I remember when I first heard "work-life balance." I was fresh off of an engineering degree, so I did what I was trained to do: Run numbers in attempt to optimally equate the balance of work and life. I knew that adding something to one side of the equation meant subtracting it from the other. As I added time to work, it took away from life. Hmm...that doesn't make me want to work more.

The next 10 years validated the idea that work opposes life. Work sucked life out of me. I never felt balance. So when I launched Torrent Consulting alongside my co-founder Daniel McCollum, I swore I'd challenge this opposition.

Here's the most important thing we learned -- and the one thing any leader who cares about work-life balance needs to know: Work and life can't function as a balance, but they can coexist as an integration. The reality is that work is not only part of life, but an integral piece of it, where we derive a ton of meaning and value.

At Torrent, we say "work-life integration," which basically means alignment of all that each of us is -- a parent, son, coach, whatever else -- at work. It tears down the invisible walls we would otherwise put up at work versus home. You might call it something different, but the key is to define it. Then, pay attention to the five biggest things not to do as you put your version of work-life integration into play:

1. Don't assume every new team member is ready to integrate work and life.

Even team members who join your organization for the work-life integration come in with habits. It can take some reprogramming to get them comfortable in even discussing non-work topics with leaders.

One of our newest team members just thanked me for helping her to unlearn habits around constantly keeping a "professional" wall up at work; it allowed her to connect with her team faster than she has in other environments.

2. Don't message your team after work hours.

This may feel counter to the idea of "integration." The idea came straight from my wife. It killed me at first. My mind works in overdrive at nighttime, and like many leaders, I used to email the team ideas upon conception. The problem is that someone's receiving those emails, and it's keeping them connected. Now I keep ideas in notes until morning. I also receive much fewer nighttime work messages, which tells me that it's helping the team disconnect, too.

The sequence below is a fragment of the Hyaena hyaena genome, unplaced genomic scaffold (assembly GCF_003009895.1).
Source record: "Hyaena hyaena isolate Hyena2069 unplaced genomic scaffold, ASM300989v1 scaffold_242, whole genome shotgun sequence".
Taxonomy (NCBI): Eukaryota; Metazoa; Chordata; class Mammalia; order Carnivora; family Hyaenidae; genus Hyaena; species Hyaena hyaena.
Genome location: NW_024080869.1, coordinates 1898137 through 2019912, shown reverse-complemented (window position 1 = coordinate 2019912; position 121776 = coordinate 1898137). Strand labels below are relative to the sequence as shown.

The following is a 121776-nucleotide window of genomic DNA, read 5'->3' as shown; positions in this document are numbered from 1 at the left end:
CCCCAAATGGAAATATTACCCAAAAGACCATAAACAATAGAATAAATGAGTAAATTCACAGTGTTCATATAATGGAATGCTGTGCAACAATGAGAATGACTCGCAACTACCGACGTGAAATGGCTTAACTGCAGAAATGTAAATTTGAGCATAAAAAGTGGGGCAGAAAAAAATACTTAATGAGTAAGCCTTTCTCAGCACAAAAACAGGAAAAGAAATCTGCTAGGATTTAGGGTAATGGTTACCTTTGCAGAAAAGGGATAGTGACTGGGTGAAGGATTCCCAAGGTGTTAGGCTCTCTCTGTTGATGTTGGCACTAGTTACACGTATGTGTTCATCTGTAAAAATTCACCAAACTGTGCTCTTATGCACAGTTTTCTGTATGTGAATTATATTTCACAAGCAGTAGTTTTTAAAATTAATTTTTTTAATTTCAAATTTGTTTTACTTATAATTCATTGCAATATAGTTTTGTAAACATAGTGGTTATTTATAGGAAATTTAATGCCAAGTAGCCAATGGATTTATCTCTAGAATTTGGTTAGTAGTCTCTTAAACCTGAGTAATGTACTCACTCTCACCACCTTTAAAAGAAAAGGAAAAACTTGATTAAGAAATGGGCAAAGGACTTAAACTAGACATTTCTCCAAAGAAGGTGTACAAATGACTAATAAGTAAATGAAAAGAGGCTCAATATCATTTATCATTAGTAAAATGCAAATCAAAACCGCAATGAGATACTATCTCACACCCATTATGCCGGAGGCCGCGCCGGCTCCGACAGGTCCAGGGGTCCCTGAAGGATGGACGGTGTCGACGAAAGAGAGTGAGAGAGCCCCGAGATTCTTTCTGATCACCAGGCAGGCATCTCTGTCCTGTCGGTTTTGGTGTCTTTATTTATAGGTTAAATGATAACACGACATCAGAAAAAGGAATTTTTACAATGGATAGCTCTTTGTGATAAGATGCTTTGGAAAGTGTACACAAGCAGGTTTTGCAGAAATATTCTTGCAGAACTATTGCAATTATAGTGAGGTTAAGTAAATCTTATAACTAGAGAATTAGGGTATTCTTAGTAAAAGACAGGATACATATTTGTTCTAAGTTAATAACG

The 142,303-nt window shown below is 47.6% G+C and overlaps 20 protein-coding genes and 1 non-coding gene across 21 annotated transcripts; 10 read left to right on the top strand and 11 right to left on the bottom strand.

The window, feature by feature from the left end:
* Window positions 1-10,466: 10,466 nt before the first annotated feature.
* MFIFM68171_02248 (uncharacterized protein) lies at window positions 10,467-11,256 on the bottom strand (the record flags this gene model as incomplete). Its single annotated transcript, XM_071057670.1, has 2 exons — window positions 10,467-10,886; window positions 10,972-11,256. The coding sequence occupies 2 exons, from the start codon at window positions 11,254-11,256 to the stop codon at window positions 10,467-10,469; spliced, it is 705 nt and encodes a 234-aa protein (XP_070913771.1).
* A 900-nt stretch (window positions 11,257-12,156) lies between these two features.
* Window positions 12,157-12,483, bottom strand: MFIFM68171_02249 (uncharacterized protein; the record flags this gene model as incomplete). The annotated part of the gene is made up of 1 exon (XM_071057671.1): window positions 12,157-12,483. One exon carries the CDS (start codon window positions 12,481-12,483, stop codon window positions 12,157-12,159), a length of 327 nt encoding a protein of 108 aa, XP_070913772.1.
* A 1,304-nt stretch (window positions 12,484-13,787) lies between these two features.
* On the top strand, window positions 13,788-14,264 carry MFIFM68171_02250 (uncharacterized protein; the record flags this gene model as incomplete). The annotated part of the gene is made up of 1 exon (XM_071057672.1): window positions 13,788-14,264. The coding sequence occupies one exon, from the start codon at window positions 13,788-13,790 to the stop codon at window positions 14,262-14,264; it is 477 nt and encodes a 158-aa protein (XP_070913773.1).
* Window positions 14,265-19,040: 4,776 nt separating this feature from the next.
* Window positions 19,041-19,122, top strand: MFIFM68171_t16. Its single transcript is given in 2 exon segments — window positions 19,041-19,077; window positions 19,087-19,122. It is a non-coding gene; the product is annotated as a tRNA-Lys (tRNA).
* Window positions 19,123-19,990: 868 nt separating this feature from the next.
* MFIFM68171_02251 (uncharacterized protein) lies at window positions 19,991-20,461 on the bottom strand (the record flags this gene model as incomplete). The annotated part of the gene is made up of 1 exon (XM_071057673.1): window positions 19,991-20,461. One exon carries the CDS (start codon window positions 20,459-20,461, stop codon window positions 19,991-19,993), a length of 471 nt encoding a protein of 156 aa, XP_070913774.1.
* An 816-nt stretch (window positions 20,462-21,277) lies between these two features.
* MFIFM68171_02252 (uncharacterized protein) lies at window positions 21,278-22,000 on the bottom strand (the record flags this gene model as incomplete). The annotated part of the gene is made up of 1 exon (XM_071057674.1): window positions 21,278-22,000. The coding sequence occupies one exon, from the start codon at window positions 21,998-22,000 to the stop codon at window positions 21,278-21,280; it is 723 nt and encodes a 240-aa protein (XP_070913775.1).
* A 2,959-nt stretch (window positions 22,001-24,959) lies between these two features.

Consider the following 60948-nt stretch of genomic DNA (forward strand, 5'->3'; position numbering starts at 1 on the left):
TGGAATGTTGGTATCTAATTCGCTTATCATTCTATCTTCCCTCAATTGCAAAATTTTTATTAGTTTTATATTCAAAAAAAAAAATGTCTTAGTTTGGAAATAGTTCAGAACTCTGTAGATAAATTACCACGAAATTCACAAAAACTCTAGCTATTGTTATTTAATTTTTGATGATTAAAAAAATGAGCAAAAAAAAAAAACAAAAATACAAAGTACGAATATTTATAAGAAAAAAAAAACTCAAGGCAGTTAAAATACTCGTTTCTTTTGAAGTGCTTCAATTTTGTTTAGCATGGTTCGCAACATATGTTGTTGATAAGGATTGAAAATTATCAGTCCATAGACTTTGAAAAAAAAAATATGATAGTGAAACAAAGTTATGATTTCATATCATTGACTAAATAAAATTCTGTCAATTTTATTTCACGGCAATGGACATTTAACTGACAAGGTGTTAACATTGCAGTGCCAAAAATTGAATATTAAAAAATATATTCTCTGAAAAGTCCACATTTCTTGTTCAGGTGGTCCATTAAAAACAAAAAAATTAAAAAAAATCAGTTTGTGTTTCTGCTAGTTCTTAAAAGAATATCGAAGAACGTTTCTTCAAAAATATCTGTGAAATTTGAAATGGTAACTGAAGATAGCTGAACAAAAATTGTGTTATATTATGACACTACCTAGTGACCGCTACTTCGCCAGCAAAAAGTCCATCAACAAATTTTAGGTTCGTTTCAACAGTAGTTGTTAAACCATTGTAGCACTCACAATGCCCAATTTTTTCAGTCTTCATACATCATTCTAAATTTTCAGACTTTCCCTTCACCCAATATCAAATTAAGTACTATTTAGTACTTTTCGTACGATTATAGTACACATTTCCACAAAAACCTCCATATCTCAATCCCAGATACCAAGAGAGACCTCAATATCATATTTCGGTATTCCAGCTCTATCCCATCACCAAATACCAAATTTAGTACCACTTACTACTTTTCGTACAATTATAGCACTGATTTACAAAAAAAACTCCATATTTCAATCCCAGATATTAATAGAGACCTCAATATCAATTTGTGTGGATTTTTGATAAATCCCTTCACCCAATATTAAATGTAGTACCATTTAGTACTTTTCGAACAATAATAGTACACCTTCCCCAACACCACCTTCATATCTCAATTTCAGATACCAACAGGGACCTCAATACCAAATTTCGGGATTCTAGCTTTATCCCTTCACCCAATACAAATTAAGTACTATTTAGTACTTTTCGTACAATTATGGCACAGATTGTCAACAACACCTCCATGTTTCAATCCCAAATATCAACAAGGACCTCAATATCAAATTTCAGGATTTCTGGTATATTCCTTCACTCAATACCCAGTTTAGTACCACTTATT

3. Don't skimp on success metrics for any role.

I could go on and on about metrics, but for now I'll leave you with this: If individuals lack clear and measurable goals, they will never know when they reach success -- and, in turn, when it makes sense to shut off work for the night or weekend.

Before I learned this lesson, I was continuously surprised by the amount of conversations I had with team members who had no idea how great they were performing. Some of our top employees consistently felt like they were letting their team down -- and worked around the clock to make up for it. Then we developed metrics and coaching rhythms to act as clear measures of success. Today, top performers know how they're doing and can shut their computers each evening with confidence.

4. Don't count hours.

Flexible work hours have almost become an expectation, especially for Millennials. But how many of us still instill a culture where we praise the last person out of the office? And what if they're last because they're actually unproductive?

Continuously reinforce that a job well done is not about the hours put in -- it's about hitting those success metrics (reread No. 3). In fact, push your team to take time off when they need it, too. We did this for one team member undergoing personal challenges and saw his sales numbers increase as soon as he returned.

5. Don't dismiss personal wins.

Collect team members' life goals during on-boarding, and help them figure out how to integrate those goals with work. Include personal wins in weekly coaching agendas. These activities help you to hold your team accountable for the "life" part of the integration, too. We've watched this help our entire team to become more connected, because they get to know each other on a personal level.

Growth happens in a healthy environment. Focus on work and life as an integration and avoid these five mistakes to make sure you're creating one.